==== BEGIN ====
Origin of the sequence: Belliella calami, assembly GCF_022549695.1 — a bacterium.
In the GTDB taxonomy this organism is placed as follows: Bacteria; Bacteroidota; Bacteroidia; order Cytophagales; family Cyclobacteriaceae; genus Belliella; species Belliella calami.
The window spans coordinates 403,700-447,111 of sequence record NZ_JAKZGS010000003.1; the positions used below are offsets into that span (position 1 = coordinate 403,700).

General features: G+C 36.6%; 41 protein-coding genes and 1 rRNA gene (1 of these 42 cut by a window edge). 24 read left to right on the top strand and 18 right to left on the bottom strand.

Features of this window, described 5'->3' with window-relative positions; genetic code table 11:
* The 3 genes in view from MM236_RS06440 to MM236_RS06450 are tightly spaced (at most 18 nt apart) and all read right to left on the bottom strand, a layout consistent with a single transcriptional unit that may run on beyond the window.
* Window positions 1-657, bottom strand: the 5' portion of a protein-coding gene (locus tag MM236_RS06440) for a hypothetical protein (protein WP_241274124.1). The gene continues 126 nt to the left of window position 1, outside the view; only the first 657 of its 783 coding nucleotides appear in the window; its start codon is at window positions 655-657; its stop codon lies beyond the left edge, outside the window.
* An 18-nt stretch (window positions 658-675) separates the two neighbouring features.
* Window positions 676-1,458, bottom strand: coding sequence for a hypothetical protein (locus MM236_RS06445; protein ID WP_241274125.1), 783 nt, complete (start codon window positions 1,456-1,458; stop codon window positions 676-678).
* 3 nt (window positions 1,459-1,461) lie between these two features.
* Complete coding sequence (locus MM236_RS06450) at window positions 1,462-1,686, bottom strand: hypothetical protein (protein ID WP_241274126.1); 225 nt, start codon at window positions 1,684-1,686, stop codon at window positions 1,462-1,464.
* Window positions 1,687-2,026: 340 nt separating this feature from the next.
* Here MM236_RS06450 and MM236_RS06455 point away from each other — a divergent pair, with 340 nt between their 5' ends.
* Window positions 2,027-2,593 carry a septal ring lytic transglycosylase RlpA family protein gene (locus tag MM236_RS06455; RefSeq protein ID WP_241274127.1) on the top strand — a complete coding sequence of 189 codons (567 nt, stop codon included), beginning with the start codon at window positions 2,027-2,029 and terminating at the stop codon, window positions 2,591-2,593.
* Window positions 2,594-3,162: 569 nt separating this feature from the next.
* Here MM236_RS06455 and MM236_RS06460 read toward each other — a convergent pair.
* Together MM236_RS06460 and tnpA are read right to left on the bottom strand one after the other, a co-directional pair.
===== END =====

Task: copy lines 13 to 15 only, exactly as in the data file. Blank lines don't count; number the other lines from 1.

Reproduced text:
* Here MM236_RS06450 and MM236_RS06455 point away from each other — a divergent pair, with 340 nt between their 5' ends.
* Window positions 2,027-2,593 carry a septal ring lytic transglycosylase RlpA family protein gene (locus tag MM236_RS06455; RefSeq protein ID WP_241274127.1) on the top strand — a complete coding sequence of 189 codons (567 nt, stop codon included), beginning with the start codon at window positions 2,027-2,029 and terminating at the stop codon, window positions 2,591-2,593.
* Window positions 2,594-3,162: 569 nt separating this feature from the next.